What lessons can we learn from your research to guide us right now, in what seems like a really critical time in the fight to halt climate change?<p>What a lot of people don't understand is that to limit warming to 1.5 degrees Celsius, we actually have to reduce emissions by around 7-8 percent <em>every single year</em> from now until 2030, which is what the emissions drop is likely to be this year because of the COVID-19 crisis.</p><p>So think about what it took to reduce emissions by that much and think about how we have to do that <em>every single year</em>.</p><p>It doesn't mean that it's going to be some big sacrifice, but it does mean that we need government policy, particularly at the federal level, because state policy can only go so far. We've been living off state policy for more than three decades now and we need our federal government to act.</p>
Where are we now, in terms of our progress on renewable energy and how far we need to go?<p>A lot of people think renewable energy is growing "so fast" and it's "so amazing." But first of all, during the coronavirus pandemic, the renewable energy industry is actually doing very poorly. It's losing a lot of jobs. And secondly, we were not moving fast enough even before the coronavirus crisis, because renewable energy in the<em> best </em>year grew by only 1.3 percent.</p><p>Right now we're at around 36-37 percent clean energy. That includes nuclear, hydropower and new renewables like wind, solar and geothermal. But hydropower and nuclear aren't growing. Nuclear supplies about 20 percent of the grid and hydro about 5 percent depending on the year. And then the rest is renewable. So we're at about 10 percent renewables, and in the best year, we're only adding 1 percent to that.</p><p>Generally, we need to be moving about eight times faster than we've been moving in our best years. (To visualize this idea, I came up with the <a href="https://grist.org/fix/how-quickly-do-we-need-to-ramp-up-renewables-look-to-the-narwhal/" target="_blank">narwhal curve</a>.)</p>
How do we overcome these fundamental issues of speed and scale?<p>We need actual government policy that supports it. We have never had a clean electricity standard or renewable portfolio standard at the federal level. That's the main law that I write all about at the state level. Where those policies are in place, a lot of progress has been made — places like California and even, to a limited extent, Texas.</p><p>We need our federal government to be focusing on this crisis. Even the really small, piecemeal clean-energy policies we have at the federal level are going away. In December Congress didn't extend the investment tax credit and the production tax credit, just like they didn't extend or improve the electric vehicle tax credit.</p><p>And now during the COVID-19 crisis, a lot of the money going toward the energy sector in the CARES Act is going toward propping up <a href="https://www.bloomberg.com/news/articles/2020-05-15/-stealth-bailout-shovels-millions-of-dollars-to-oil-companies" target="_blank">dying fossil fuel companies</a> and not toward supporting the renewable energy industry.</p><p>So we are moving in the wrong direction.</p>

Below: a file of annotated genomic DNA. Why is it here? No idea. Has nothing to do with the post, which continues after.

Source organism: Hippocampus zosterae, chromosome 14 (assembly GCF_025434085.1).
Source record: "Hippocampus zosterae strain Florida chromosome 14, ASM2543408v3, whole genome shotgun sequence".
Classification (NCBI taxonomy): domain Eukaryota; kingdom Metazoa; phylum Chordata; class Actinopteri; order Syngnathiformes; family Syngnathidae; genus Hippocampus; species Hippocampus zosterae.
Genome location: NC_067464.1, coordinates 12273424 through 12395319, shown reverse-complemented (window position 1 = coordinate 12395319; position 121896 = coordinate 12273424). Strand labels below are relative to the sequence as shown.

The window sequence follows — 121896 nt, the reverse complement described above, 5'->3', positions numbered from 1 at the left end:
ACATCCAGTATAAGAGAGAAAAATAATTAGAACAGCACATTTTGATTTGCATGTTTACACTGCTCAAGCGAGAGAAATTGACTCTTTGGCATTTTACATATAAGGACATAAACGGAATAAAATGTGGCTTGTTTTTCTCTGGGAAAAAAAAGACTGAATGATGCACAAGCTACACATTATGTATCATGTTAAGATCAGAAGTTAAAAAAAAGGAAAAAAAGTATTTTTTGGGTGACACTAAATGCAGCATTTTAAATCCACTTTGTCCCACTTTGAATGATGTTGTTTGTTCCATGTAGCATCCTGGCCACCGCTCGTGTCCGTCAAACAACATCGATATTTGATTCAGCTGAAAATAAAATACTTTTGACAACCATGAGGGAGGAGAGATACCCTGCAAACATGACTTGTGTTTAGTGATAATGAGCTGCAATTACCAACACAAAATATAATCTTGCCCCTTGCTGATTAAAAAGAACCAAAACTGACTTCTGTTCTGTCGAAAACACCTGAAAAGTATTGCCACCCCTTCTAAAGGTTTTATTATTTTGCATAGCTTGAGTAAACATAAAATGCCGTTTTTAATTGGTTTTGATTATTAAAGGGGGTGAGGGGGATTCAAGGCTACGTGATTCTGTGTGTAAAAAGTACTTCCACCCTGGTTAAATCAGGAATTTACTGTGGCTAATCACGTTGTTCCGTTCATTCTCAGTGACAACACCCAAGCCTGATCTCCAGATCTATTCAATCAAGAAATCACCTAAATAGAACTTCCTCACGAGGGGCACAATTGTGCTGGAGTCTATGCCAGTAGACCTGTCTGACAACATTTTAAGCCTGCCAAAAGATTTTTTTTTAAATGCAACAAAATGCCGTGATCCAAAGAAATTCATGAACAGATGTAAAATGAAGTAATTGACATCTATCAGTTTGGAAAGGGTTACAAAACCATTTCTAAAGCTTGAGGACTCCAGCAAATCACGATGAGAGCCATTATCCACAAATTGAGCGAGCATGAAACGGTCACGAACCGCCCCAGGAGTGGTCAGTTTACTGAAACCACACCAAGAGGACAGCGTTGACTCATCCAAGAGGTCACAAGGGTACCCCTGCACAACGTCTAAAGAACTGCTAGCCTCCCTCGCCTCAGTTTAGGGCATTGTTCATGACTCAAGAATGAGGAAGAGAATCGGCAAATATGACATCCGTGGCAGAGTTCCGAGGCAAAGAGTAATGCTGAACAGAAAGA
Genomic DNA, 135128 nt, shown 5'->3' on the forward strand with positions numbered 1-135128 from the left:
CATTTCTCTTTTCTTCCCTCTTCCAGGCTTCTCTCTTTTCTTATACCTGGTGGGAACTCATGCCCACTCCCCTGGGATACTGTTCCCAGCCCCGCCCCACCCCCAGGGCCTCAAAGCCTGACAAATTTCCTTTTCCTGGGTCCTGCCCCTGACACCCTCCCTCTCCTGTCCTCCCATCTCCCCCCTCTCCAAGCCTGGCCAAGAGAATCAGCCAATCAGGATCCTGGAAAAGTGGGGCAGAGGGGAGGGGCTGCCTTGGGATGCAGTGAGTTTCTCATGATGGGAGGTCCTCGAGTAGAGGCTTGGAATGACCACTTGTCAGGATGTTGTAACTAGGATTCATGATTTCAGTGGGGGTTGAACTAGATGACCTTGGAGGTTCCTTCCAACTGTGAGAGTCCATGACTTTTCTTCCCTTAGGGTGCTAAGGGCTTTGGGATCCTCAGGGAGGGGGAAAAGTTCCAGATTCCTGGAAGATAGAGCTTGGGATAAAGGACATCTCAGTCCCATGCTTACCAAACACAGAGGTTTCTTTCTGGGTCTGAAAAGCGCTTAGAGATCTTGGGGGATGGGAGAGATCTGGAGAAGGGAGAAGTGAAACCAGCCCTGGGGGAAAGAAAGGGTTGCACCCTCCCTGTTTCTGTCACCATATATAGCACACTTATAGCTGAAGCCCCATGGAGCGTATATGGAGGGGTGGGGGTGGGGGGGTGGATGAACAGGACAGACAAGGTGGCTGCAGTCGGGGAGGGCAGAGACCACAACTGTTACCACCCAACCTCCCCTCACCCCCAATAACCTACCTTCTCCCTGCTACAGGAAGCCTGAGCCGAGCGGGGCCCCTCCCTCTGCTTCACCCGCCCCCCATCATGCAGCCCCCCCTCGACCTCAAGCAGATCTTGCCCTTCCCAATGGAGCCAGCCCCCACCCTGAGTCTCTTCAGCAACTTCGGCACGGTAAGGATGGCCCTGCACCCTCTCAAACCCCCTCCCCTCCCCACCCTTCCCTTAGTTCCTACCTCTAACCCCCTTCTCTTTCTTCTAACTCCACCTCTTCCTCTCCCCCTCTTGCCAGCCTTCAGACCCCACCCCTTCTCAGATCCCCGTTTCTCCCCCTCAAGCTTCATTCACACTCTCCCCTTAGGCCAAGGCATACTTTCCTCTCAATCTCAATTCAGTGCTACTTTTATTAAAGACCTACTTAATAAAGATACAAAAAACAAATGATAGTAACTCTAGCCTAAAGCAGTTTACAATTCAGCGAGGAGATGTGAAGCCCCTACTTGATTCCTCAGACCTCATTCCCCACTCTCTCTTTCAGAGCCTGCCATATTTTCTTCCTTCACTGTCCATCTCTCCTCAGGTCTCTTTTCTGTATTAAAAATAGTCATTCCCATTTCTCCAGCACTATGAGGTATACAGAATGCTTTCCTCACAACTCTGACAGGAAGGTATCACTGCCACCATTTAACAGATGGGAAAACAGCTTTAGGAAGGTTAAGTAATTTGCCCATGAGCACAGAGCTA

Clean energy hasn’t always been such a partisan issue. Why did it become so polarizing?<p>What I argue in my book, with evidence, is that electric utilities and fossil fuel companies have been intentionally driving polarization. And they've done this in part by running challengers in primary elections against Republicans who don't agree with them.</p><p>Basically, fossil fuel companies and electric utilities are telling Republicans that you can't hold office and support climate action. That has really shifted the incentives within the party in a very short time period.</p><p>It's not like the Democrats have moved so far left on climate. The Democrats have stayed in pretty much the same place and the Republicans have moved to the right. And I argue that that's because of electric utilities and fossil fuel companies trying to delay action.</p>
And their reason for doing that is simply about their bottom line and keeping their share of the market?<p>Exactly. You have to remember that delay and denial on climate change is a profitable enterprise for fossil fuel companies and electric utilities. The longer we wait to act on the crisis, the more money they can make because they can extract more fossil fuels from their reserves <em>and</em> they can pay more of their debt at their coal plants and natural gas plants. So delay and denial is a money-making business for fossil fuel companies and electric utilities.</p>